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10 African Wedding Dress Designers To Know

Beri Gebrehiwot highlights ten of the buzziest African wedding dress designers.

Below, Beri Gebrehiwot, co-founder of Her Big Day, highlights ten of the buzziest wedding designers on the African continent and in the diaspora.


Amsale Aberra

Amsale Aberra Fall 2016. Source: amsale.com

After recognizing the need for a simpler wedding dress, Ethiopian-American designer Amsale Aberra started her own bridal company and began to sell her gowns in high-end boutiques and department stores like Saks Fifth Avenue and Neiman Marcus in the 1980s. In 1996, Aberra opened her flagship store on New York City’s Madison Avenue. Amsale continues to be one of the leading bridal designers in the industry.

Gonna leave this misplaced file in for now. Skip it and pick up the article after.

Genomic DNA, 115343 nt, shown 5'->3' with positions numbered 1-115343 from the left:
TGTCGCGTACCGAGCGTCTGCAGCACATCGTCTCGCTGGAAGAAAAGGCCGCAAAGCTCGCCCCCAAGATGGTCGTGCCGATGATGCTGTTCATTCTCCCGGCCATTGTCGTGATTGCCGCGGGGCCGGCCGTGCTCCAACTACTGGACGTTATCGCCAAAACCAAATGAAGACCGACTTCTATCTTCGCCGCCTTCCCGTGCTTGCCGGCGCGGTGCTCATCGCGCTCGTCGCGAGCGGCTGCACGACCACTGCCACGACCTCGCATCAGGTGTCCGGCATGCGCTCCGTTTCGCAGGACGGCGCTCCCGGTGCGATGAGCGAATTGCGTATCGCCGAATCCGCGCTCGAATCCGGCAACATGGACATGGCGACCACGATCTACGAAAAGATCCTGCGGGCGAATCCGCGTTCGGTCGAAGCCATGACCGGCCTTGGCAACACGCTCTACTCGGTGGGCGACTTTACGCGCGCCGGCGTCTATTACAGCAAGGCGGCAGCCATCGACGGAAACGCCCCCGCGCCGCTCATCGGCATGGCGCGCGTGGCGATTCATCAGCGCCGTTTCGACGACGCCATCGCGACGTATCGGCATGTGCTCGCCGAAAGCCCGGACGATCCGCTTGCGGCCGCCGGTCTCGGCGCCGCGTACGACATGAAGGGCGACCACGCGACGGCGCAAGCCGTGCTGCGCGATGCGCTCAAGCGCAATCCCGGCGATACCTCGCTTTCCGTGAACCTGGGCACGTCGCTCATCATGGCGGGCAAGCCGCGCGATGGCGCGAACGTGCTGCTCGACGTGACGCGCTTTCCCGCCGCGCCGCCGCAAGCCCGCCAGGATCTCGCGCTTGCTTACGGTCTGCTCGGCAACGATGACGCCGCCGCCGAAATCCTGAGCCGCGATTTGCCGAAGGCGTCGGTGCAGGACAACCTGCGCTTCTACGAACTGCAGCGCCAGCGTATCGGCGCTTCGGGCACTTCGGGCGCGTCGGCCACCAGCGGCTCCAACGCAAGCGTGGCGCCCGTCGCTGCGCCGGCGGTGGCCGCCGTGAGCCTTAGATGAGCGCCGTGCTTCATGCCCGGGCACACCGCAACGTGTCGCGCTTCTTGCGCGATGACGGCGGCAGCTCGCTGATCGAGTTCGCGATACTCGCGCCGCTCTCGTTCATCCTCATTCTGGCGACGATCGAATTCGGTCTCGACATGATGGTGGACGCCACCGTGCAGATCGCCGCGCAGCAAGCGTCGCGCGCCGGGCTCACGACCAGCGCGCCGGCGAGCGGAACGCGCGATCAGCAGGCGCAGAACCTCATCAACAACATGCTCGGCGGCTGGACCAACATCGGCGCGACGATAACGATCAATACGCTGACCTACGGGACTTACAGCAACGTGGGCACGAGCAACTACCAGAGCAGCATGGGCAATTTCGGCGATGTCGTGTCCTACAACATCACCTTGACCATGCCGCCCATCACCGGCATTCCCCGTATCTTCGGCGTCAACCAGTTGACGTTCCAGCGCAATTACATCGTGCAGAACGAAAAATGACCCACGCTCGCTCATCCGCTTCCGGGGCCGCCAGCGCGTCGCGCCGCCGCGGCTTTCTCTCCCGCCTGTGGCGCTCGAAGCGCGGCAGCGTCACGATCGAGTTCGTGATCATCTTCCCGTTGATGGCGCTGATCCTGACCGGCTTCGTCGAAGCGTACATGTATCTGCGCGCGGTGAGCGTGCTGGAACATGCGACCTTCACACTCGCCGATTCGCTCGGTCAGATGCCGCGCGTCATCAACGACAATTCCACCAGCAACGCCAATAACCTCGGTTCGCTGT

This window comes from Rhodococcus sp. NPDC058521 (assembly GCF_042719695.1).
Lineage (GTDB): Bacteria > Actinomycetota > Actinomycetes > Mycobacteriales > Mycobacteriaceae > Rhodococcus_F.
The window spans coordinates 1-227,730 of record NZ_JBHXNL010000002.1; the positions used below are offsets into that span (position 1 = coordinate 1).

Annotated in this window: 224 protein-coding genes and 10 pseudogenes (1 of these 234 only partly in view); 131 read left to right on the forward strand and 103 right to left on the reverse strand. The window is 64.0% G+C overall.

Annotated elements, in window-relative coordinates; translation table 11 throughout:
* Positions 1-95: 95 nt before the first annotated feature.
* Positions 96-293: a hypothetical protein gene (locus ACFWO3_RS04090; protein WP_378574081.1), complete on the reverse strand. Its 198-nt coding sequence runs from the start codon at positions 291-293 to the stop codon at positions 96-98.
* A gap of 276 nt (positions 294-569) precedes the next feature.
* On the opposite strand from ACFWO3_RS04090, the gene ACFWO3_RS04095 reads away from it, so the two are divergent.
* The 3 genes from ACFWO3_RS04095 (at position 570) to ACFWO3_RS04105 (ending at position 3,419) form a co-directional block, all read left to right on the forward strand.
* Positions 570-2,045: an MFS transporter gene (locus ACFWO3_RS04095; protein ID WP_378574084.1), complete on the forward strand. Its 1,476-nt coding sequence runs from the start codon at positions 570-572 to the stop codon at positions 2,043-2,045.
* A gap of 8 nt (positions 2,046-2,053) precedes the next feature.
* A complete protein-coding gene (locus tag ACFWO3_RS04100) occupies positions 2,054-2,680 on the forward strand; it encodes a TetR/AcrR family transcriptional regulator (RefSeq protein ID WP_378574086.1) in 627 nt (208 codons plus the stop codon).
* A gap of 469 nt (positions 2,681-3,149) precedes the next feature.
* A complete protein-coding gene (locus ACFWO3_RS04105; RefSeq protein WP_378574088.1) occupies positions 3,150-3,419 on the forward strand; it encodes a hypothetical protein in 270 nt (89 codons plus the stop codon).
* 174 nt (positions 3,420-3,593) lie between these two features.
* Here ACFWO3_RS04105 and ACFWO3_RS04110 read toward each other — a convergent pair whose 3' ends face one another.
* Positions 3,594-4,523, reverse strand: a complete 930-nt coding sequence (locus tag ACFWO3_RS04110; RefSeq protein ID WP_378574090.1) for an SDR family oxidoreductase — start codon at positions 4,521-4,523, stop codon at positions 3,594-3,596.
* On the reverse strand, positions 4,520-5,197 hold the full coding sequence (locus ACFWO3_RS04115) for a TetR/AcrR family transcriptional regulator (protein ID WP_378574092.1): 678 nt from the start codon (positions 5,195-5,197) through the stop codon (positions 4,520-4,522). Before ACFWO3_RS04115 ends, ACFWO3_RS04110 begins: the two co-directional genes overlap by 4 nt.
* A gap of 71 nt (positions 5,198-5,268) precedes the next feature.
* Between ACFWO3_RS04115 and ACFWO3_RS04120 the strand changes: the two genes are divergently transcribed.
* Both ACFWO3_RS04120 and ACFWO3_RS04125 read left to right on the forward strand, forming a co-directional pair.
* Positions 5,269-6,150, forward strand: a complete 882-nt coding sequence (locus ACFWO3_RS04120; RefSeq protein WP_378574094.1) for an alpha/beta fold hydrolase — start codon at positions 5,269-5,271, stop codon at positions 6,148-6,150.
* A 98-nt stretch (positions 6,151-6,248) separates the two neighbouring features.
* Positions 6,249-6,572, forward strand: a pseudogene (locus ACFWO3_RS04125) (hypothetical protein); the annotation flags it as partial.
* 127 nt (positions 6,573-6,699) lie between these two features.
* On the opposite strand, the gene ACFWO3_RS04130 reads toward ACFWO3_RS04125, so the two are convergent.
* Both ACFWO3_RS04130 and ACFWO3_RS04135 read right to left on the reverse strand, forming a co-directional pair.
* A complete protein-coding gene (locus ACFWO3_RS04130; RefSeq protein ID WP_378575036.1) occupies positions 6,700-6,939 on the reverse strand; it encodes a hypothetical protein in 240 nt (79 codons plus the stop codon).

Brides by NoNA

Courtesy of Brides by NoNA

Atlanta-based Nigerian designer Nneka C. Alexander, creative director at Brides by NoNA, is making a name for herself as a bespoke bridal designer of custom-made gowns. And Alexander's skill in elaborate design spills over to other dress categories as well, including evening wear, bridesmaid gowns and traditional gowns for the cultural bride.

David Tlale

David Tlale Bridal Collection 15/16. Source: davidtlale.com

David Tlale and his eponymous brand have graced just about every premium fashion week platform in the world. Not surprisingly, the South African designer’s bridal line is equally show-stopping. Black wedding gowns and African print wedding gowns are just a few examples of Tlale’s unconventional take on the wedding dress.

Farida Deglel

Courtesy of Farida Deglel

Initially working in the nonprofit sector, the now Abu Dhabi-based Farida Deglel put on her first fashion show in Eritrea. A fundamental of her brand is the use of historic fabrics, such as organic Eritrea-grown cotton, fused with traditional and modern designs. Her company, Farida Style, readily portrays Eritrean, Middle Eastern and Western influences.